Amalgamation is a combination of two companies into one larger company. It may be in the form of one or more companies being merged into an existing company or a new company may be formed to merge two or more existing companies. Such actions are commonly voluntary and involve stock swap or cash payment to the target. Stock swap is often used as it allows the shareholders of the two companies to share the risk involved in the deal. A merger can resemble a takeover but result in a new company name (often combining the names of the original companies) and in new branding; in some cases, terming the combination a “merger” rather than an acquisition is done purely for political or marketing reasons.
According to companies act, 1956, the term amalgamation includes ‘absorption’. The learned judge refers to amalgamation as “a state of things under which either two companies are joined so as to form a third entity or one is absorbed into or blend with another”.
- Merger or amalgamation through absorption.
- Merger or amalgamation through consolidation.
A combination of two or more companies into an existing company is known as ‘absorption’. In absorption all companies expect one go into liquidation and lose their separate identities. E.g. Absorption of Reliance Polyproplene Ltd. (RPPL) by Reliance Industries Ltd. As a result of the absorption, the RPPL was liquidated and its shareholders were offered 20 shares of RIL for every 100 shares of RPPL held by them.
That is a combination of two or more companies into a new company. In this form of merge, all the existing companies, which combine, go into a new company. In this form of merger, all the existing companies, which combine, go into liquidation and form a new company with a different entity. The entity of the existing company is lost and their assets and liabilities are taking over by the new corporation or company.
2. Types of Mergers/ amalgamation
From the perspective of business structures, there is a whole host of different mergers. Here are a few types, distinguished by the relationship between the two companies that are merging:
- Horizontal merger – Two companies that are in direct competition and share similar product lines and markets, join together it is known as a horizontal merger. The idea behind this type of merger is to avoid competition between the units.
- Vertical merger – A customer and company or a supplier and company.
- Market-extension merger – Two companies that sell the same products in different markets (e.g.: an ice cream maker in the United States merges with an ice cream maker in Canada)
- Product-extension merger – Two companies selling different but related products in the same market (e.g a cone supplier merging with an ice cream maker).
- Conglomeration – Two companies that have no common business areas where two merging firms are in the same general industry, but they have no mutual buyer/customer or supplier relationship, such as a merger between a bank and a leasing company. Example: Prudential’s acquisition of Bache & Company.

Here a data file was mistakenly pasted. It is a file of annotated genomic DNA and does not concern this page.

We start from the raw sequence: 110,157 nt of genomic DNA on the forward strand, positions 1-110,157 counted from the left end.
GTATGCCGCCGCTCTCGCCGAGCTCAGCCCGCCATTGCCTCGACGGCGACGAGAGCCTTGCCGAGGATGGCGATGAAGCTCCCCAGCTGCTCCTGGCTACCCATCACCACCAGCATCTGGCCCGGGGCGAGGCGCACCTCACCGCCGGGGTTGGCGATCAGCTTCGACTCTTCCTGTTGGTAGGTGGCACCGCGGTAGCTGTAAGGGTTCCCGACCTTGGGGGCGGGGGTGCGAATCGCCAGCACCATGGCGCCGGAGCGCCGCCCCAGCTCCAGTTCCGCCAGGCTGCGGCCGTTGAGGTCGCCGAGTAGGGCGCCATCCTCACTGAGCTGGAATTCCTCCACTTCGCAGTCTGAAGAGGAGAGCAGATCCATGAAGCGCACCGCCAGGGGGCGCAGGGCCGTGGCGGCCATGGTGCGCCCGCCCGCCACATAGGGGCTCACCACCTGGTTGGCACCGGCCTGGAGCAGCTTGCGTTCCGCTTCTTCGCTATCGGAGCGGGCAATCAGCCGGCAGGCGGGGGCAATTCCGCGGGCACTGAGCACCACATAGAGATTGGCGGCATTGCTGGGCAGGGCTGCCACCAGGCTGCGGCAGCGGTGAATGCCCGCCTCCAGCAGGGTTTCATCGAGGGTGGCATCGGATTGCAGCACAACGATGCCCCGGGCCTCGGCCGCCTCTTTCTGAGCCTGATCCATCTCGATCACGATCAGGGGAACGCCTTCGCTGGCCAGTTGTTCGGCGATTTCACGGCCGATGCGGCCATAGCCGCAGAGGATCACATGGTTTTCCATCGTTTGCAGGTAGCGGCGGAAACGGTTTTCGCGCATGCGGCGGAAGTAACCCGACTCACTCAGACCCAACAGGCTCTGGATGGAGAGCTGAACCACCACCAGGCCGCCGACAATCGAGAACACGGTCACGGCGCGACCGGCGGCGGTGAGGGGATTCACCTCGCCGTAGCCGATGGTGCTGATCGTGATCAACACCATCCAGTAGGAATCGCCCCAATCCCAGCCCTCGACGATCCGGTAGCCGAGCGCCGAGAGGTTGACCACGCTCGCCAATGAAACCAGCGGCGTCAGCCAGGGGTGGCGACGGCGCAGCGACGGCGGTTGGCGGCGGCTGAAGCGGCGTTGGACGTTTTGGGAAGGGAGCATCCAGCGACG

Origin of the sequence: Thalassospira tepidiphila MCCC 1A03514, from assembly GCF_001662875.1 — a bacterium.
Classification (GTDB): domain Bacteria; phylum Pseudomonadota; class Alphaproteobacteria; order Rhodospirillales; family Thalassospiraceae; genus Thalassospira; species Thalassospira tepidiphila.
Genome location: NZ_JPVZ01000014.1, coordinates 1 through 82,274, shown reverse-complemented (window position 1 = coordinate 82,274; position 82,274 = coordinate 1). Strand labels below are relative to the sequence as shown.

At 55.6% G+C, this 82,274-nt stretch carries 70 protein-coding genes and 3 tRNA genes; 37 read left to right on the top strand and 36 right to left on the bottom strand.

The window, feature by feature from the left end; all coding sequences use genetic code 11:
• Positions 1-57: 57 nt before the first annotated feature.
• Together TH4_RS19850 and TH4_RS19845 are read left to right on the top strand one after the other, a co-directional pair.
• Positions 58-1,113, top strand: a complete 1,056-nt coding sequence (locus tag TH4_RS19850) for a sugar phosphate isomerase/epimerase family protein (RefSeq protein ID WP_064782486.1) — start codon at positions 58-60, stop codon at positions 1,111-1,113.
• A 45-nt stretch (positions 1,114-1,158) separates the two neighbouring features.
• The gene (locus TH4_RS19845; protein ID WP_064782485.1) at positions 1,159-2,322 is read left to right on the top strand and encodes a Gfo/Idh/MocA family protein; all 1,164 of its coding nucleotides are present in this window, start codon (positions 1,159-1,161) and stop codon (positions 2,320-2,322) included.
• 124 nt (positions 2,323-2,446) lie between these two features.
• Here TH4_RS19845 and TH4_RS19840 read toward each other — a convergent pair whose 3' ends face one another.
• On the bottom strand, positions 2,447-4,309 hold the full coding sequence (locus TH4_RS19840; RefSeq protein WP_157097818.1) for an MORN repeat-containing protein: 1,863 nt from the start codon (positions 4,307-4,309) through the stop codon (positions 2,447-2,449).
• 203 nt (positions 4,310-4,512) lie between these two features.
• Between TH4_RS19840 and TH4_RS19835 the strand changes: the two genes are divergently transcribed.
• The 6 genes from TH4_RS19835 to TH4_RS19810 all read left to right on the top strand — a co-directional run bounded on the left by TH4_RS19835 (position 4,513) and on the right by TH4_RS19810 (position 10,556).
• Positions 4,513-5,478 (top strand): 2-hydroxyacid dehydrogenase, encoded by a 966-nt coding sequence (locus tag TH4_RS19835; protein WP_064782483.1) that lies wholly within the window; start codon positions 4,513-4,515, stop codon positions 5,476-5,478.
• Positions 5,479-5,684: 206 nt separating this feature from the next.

Acquisitions or Take-Over
An acquisition, also known as a takeover or a buyout, is the buying of one company by another. It is an act of acquiring control over management of other companies. An acquisition may be friendly or hostile.
3. Distinction between Mergers and Acquisitions
Although they are often uttered in the same breath and used as though they were synonymous, the terms merger and acquisition mean slightly different things. When one company takes over another and clearly established itself as the new owner, the purchase is called an acquisition. From a legal point of view, the target company ceases to exist, the buyer “swallows” the business and the buyer’s stock continues to be traded. In the pure sense of the term, a merger happens when two firms, often of about the same size, agree to go forward as a single new company rather than remain separately owned and operated. This kind of action is more precisely referred to as a “merger of equals.” Both companies’ stocks are surrendered and new company stock is issued in its place.
4. Amalgamation / Mergers & their sections
Section 391 – 394 of the Companies Act, 1956 deals with Compromises, Arrangements and Reconstructions and other related issues through schemes of arrangement approved by the High Courts. A resolution to approve the scheme of arrangement has to be passed by the shareholders in the general meetings. The shareholders have to vote on the resolutions on the schemes of arrangement on the basis of the disclosures in the notice/explanatory statement. Section 393 of the Companies Act, 1956 specifies the broad parameters of the disclosures which should be given to the shareholders / creditors, for approving a scheme of arrangement.
4.1 Section 391
Amendment in the Companies Act, 1956 in year 2002 gave powers to National Company Law Tribunal to review and to allow any compromise or arrangement, which is proposed between a company and its creditors or any class of them or between a company and its members or any class of them. However, because of non formation of National Company Law Tribunal, these powers still lie with High Courts and the parties concerned can make applications to high courts.
The order made by Tribunal will come in to effect only after the filing of certified copy with the Registrar of Companies. Court’s power under the section is very wide and has discretion to allow any sort of arrangement between the company and members. Scope and ambit of the Jurisdiction of the Court:
Ø The sanctioning court has to see to it that all the requisite statutory procedure for supporting any scheme has been complied with along with requisite meetings.
Ø That the scheme put up for sanction of the court is backed up by the requisite majority vote.
Ø That the concerned meetings of the creditors or members or any class of them had the relevant material to enable the voters to arrive at an informed decision for approving the scheme.
Ø That the proposed scheme is not found to be violative of any provision of law and is not contrary to public policy.
4.2 Section 392
Under this section, the court has power to supervise the carrying out of the compromise or an arrangement; and may, at the time of making such order or at any time thereafter, give such directions in regard to any matter or make such modifications in the compromise or arrangement as it may consider necessary for the proper working of the arrangement.
4.3 Section 393